//Howevah(!), it would also like it to be known that Sefer Vayikra does not exactly contain some of the easiest stuff to borrow from when it comes to a novice such as myself.
Finally, it is making a solemn vow that from this time forward it will never again type in the second person (it is using the second person, right?).//
יז וַיְדַבֵּר יְהוָה, אֶל-מֹשֶׁה וְאֶל-אַהֲרֹן לֵאמֹר.יח אַל-תַּכְרִיתוּ, אֶת-שֵׁבֶט מִשְׁפְּחֹת הַקְּהָתִי, מִתּוֹךְ, הַלְוִיִּם.יט וְזֹאת עֲשׂוּ לָהֶם, וְחָיוּ וְלֹא יָמֻתוּ, בְּגִשְׁתָּם, אֶת-קֹדֶשׁ הַקֳּדָשִׁים: אַהֲרֹן וּבָנָיו, יָבֹאוּ, וְשָׂמוּ אוֹתָם אִישׁ אִישׁ עַל-עֲבֹדָתוֹ, וְאֶל-מַשָּׂאוֹ.The above pesukim warn Moshe & Aaron, and by extension Klal Yisroel for all time, that they should not allow the families of Kehath to be wiped out.
17 And the LORD spoke unto Moses and unto Aaron, saying:18 'Cut ye not off the tribe of the families of the Kohathites from among the Levites;19 but thus do unto them, that they may live, and not die, when they approach unto the most holy things: Aaron and his sons shall go in, and appoint them every one to his service and to his burden;
Oooookay, and why exactly should we be concerned that such a fate should befall this particular family? Also, what is so important about them that we should take extra special care to ensure their survival? Surely we should try and prevent any family line from within Bnei Yisroel from being wiped out.
I for one would shudder to think what the future of our great people would look like if certain families, who for reasons unknown are not specified in the Torah, would become lost from our illustrious family tree. What, for instance, would we do if the branch inscribed with the name of Goldish was to be broken off? To even bring myself to imagine such a time is to risk a state of melancholy not know to this world since a young man with a toothy grin and an orange 7 on his back reached into the collective chests of the inhabitants of a city on the shores of Lake Erie, ripped away their still beating hearts, held them aloft to some unknown deity to whom he had traded his soul for success in this world...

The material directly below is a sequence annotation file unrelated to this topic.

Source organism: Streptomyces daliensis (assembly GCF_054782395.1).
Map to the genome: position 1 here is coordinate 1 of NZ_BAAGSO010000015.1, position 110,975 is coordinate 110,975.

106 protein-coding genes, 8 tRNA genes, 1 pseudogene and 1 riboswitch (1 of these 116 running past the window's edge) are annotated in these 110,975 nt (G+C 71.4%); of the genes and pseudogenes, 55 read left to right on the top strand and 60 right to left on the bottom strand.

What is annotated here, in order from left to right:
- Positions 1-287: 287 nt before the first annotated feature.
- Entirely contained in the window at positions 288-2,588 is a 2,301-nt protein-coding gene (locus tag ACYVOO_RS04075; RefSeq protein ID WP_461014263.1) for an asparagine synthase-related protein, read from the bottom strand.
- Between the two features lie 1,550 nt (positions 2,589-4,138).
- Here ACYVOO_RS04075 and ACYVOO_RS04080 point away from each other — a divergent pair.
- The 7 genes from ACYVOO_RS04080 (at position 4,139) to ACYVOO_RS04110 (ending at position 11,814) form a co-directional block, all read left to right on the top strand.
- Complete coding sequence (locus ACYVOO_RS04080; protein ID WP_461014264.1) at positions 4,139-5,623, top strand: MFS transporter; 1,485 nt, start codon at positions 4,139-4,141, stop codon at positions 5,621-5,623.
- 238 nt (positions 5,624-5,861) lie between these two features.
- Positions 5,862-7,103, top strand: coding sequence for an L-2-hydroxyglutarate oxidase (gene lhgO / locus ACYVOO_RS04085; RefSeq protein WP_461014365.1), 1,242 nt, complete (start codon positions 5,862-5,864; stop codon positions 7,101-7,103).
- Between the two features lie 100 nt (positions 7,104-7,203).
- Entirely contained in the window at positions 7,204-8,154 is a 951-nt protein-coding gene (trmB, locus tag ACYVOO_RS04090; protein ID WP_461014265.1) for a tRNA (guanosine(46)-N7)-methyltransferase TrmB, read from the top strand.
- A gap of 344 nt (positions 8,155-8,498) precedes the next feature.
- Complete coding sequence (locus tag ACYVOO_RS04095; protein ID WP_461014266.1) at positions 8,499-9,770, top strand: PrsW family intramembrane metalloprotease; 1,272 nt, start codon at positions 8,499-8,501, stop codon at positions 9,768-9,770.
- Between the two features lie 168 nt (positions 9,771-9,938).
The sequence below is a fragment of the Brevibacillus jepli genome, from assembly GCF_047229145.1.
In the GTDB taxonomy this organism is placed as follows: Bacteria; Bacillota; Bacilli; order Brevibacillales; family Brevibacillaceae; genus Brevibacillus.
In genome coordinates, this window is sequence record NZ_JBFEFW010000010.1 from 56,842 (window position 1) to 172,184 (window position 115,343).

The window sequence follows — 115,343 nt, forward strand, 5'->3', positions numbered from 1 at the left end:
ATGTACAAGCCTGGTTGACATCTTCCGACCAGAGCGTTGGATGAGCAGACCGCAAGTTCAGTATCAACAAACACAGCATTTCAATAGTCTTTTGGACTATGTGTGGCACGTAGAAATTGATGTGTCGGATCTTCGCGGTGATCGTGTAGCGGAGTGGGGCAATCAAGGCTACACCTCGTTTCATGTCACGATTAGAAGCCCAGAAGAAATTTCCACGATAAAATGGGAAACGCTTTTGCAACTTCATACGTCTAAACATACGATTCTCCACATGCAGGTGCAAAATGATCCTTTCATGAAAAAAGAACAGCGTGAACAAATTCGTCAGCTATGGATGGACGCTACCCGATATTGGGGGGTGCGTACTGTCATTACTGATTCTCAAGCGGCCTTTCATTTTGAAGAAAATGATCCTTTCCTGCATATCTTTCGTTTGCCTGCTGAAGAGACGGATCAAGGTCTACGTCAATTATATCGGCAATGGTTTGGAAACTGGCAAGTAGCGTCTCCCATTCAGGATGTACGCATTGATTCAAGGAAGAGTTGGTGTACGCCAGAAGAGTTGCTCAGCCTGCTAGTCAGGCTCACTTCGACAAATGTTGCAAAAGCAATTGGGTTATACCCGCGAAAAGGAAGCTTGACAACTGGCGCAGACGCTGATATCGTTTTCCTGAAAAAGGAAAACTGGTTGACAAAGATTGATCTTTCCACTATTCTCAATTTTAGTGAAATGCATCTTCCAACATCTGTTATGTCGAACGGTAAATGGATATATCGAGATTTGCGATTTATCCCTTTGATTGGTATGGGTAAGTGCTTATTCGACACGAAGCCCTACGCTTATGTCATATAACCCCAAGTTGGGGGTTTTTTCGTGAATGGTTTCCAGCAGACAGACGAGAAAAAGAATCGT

I digress, back to the Kehathites…the family of Kehath had the distinctive job of carrying the kelim (vessels) of the Mishkan (Tabernacle) which included such items as the Shulchan (table) , Menorah and Aron (the Ark) (…dun, du-dun, dun, dun, du-dun…dun, du-dun, dun, dun, du-dun, dun, dun…dun, du-DUN, dun, du-DUN, dun, du-DUN, DUN, DUN!…So, Dr. Jones, we meet again...be careful not to look directly at the Ark of The Covenant—it’ll melt your face off).
Shoot, I did it again, once again I digress…the Bnei Kehath were aware that there was great merit in carrying the kelim of the Mishkan. However, arguments arose over who would carry the Aron HaKodesh, for there was supreme merit in “carrying” the Aron (nobody really carried the Aron, we are taught that it more carried itself and people merely walk beneath the poles as a show of respect and that so to speak the Ark carried them...so , in a way...wait for it, wait for it... they were the original Riders of the Lost Ark...get it...oh come on, that's damn funny!...okay, maybe not).